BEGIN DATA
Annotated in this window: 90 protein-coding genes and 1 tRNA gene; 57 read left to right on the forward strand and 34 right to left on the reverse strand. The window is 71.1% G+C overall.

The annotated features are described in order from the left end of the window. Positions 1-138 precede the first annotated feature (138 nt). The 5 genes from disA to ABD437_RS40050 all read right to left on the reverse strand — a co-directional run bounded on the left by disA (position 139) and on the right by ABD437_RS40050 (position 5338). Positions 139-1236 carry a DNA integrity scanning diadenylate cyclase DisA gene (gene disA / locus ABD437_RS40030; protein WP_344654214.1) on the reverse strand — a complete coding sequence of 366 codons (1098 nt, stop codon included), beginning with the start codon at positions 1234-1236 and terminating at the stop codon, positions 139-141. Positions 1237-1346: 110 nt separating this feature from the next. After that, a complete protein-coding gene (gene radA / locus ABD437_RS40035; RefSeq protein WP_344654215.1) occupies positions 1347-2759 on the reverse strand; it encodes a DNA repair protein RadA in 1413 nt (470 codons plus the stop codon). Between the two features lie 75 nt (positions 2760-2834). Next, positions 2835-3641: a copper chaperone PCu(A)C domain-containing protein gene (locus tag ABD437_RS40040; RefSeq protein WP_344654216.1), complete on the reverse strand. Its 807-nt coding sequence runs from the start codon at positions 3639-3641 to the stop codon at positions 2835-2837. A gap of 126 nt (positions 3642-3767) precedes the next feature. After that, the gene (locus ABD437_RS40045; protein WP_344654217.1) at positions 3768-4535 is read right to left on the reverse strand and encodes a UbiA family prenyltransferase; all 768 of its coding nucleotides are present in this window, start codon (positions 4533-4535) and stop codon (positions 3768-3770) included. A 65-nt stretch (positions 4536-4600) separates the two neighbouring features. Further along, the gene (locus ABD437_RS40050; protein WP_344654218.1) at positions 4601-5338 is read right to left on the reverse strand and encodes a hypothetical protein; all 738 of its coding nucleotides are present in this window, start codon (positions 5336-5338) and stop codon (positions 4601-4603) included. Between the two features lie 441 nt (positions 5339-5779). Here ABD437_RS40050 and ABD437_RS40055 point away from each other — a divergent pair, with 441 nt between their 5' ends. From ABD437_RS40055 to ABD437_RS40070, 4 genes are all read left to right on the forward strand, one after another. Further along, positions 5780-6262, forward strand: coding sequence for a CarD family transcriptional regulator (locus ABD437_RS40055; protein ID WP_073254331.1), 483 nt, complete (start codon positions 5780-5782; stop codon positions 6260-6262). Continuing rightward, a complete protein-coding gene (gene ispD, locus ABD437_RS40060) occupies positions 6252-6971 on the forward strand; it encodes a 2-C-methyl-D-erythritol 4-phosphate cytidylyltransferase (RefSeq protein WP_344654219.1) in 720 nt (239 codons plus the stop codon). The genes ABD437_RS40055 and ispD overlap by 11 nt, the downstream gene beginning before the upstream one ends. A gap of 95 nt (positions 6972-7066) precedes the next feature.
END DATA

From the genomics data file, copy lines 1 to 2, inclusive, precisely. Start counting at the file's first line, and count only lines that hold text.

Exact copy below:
Annotated in this window: 90 protein-coding genes and 1 tRNA gene; 57 read left to right on the forward strand and 34 right to left on the reverse strand. The window is 71.1% G+C overall.

The annotated features are described in order from the left end of the window. Positions 1-138 precede the first annotated feature (138 nt). The 5 genes from disA to ABD437_RS40050 all read right to left on the reverse strand — a co-directional run bounded on the left by disA (position 139) and on the right by ABD437_RS40050 (position 5338). Positions 139-1236 carry a DNA integrity scanning diadenylate cyclase DisA gene (gene disA / locus ABD437_RS40030; protein WP_344654214.1) on the reverse strand — a complete coding sequence of 366 codons (1098 nt, stop codon included), beginning with the start codon at positions 1234-1236 and terminating at the stop codon, positions 139-141. Positions 1237-1346: 110 nt separating this feature from the next. After that, a complete protein-coding gene (gene radA / locus ABD437_RS40035; RefSeq protein WP_344654215.1) occupies positions 1347-2759 on the reverse strand; it encodes a DNA repair protein RadA in 1413 nt (470 codons plus the stop codon). Between the two features lie 75 nt (positions 2760-2834). Next, positions 2835-3641: a copper chaperone PCu(A)C domain-containing protein gene (locus tag ABD437_RS40040; RefSeq protein WP_344654216.1), complete on the reverse strand. Its 807-nt coding sequence runs from the start codon at positions 3639-3641 to the stop codon at positions 2835-2837. A gap of 126 nt (positions 3642-3767) precedes the next feature. After that, the gene (locus ABD437_RS40045; protein WP_344654217.1) at positions 3768-4535 is read right to left on the reverse strand and encodes a UbiA family prenyltransferase; all 768 of its coding nucleotides are present in this window, start codon (positions 4533-4535) and stop codon (positions 3768-3770) included. A 65-nt stretch (positions 4536-4600) separates the two neighbouring features. Further along, the gene (locus ABD437_RS40050; protein WP_344654218.1) at positions 4601-5338 is read right to left on the reverse strand and encodes a hypothetical protein; all 738 of its coding nucleotides are present in this window, start codon (positions 5336-5338) and stop codon (positions 4601-4603) included. Between the two features lie 441 nt (positions 5339-5779). Here ABD437_RS40050 and ABD437_RS40055 point away from each other — a divergent pair, with 441 nt between their 5' ends. From ABD437_RS40055 to ABD437_RS40070, 4 genes are all read left to right on the forward strand, one after another. Further along, positions 5780-6262, forward strand: coding sequence for a CarD family transcriptional regulator (locus ABD437_RS40055; protein ID WP_073254331.1), 483 nt, complete (start codon positions 5780-5782; stop codon positions 6260-6262). Continuing rightward, a complete protein-coding gene (gene ispD, locus ABD437_RS40060) occupies positions 6252-6971 on the forward strand; it encodes a 2-C-methyl-D-erythritol 4-phosphate cytidylyltransferase (RefSeq protein WP_344654219.1) in 720 nt (239 codons plus the stop codon). The genes ABD437_RS40055 and ispD overlap by 11 nt, the downstream gene beginning before the upstream one ends. A gap of 95 nt (positions 6972-7066) precedes the next feature.